For Jazz Appreciation Month we have talked to our best-selling author Tim Richards about jazz education and learning jazz music. Here we have an interview style blog with his responses to questions discussing jazz music, why you should learn jazz and how to get started learning more.
What are the main aspects of Jazz that make it stand out from other genres of music?
I think there are three important components, which I call the three ‘I’s:
• Improvisation: There are many different styles of jazz, but there’s usually an emphasis on improvised solos that unfold over the structure of the tune. This gives it a very fresh, spontaneous feel that you don’t get when listening to (or playing) pre-learnt material.
• Interplay: In a jazz group, the musicians are free to react to what they hear the others playing. In many other styles of music, most of what you hear is the same every time.
• Individuality: Jazz gives the player creative freedom to interpret pieces as they wish – they are not bound by what’s written on sheet music, or by the composer’s wishes. This means that the same tune can be interpreted in many different ways, from changes in feel, tempo or key, to experimenting with new harmonies.
What are the benefits of learning Jazz music?
Improvising helps you develop a good ear, in order to be able to play what you hear (rather than what you see). It also encourages you to get a good grasp of basic harmony. Many of my students say that learning to think harmonically helps them in other styles of music, for instance in understanding and memorising classical pieces.
Playing jazz will also improve your rhythmic awareness and sense of pulse – a reliable sense of timing is essential, especially where syncopation and playing off the beat is concerned.
What’s the best age to start learning jazz, are you ever too old or young?
I started improvising at the age of 8, before I could play piano properly! In my opinion teachers should encourage their students to explore their creativity more, even in the context of learning classical piano.
It’s not necessary to be a virtuoso on your instrument to play jazz, but if you want to express yourself a certain amount of technique is desirable. As long as you can play a little already, you’re never too old or too young to start exploring!
The ABRSM Jazz Syllabus has been around since about 1997 and offers jazz exams at Grades 1-5, The pieces in each grade are divided into three section: Blues, Standards and Contemporary Jazz; all include passages of (compulsory) improvisation. I was an ABRSM jazz examiner for about 20 years and saw how this can offer structure and motivation for people of all ages to get to grips with jazz basics.
What can people do to start learning more about Jazz?
I recommend the blues as a good starting point. It’s very accessible, with a simple 12-bar form and a harmonic structure of just 3 chords, but shares many common features with jazz, eg: swing rhythms, walking bass lines, improvised solos, etc. My first book ‘Improvising Blues Piano’ shows how you can improvise a blues melody by just playing three major triads. As you move through the book you gradually explore different layers of harmony, adding sixths, sevenths, ninths, and more… By the end you’ve entered the harmonic world of jazz.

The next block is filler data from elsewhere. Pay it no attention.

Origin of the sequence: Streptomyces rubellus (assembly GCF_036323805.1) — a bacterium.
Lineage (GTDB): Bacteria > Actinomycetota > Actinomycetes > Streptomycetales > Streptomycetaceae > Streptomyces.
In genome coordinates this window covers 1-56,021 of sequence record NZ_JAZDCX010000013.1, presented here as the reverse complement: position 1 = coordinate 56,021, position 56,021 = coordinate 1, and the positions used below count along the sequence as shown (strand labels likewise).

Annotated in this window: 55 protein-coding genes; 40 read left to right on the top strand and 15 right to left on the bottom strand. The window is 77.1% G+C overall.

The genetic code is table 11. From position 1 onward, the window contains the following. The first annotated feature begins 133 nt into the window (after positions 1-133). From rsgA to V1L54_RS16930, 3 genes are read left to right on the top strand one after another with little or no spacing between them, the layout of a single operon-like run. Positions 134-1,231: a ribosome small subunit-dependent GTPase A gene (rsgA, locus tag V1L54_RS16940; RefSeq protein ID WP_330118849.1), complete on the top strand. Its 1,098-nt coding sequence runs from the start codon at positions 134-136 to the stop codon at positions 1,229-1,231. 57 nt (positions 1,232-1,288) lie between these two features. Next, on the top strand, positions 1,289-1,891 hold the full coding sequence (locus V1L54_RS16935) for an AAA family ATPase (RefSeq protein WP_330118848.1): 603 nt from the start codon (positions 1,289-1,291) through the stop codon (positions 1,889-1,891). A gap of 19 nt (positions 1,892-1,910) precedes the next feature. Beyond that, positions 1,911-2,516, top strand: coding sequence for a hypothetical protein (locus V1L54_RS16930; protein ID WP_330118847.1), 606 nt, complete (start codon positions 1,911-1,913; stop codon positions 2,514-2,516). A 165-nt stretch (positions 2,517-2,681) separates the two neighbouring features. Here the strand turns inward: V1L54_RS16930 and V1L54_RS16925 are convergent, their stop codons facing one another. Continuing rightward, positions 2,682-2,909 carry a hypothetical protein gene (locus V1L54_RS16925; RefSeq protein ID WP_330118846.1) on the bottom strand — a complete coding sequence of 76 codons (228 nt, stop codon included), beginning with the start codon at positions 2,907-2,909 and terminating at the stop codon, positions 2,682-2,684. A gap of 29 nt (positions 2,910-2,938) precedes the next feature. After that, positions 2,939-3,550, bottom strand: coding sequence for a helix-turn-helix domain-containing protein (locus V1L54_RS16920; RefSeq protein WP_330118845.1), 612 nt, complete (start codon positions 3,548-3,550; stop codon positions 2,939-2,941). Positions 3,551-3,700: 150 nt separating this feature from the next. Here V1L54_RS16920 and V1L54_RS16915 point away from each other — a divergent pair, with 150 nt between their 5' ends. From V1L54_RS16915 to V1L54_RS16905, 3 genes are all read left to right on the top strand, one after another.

More recently I brought out ‘Beginning Jazz Piano (Pts 1 & 2)’, a pair of books designed to lead the beginner into good jazz practice from early on, with easy-to-play pieces in a range of styles including Swing, Blues, Funk and Latin. Also included are bass lines for your teacher (or a friend) to accompany you with, ‘Sing & Play’ pieces that explore improvisation with pentatonic scales, downloadable backing tracks, and free access to online interactive sheet music.
Beginning Jazz Piano
This book is aimed at players with some piano experience who wish to develop a grasp of the basic tools required to play and improvise in a jazz style. It includes many unique features and resources to kick start your journey
If you're wanting to learn more about jazz, or to start playing it, perhaps the most important thing of all is to start listening as much as possible. Jazz is like a language with many dialects – there’s an overwhelming amount of variety out there and it’s important to find out which players you most enjoy and which styles attract you the most.
All my books have extensive ‘Suggested Listening’ sections, which I consider an important part of the learning process. I’ve also made a series of ‘Jazz Piano Library’ podcasts for Morley Radio, exploring recordings by some of the most important jazz and blues pianists. The most recent is ‘The 21 Best Piano Trio Albums’ which features tracks by 21 different pianists.
Is Jazz focused on enough within music education?
Unfortunately jazz is in danger of becoming a little marginalised, and many young people grow up without getting exposed to it, because you don’t hear it much on mainstream TV or radio. I was lucky to have parents who owned a few jazz records and so I grew up listening to Duke Ellington, Louis Armstrong and Django Reinhardt, as well as classical music. This was a huge formative influence on me.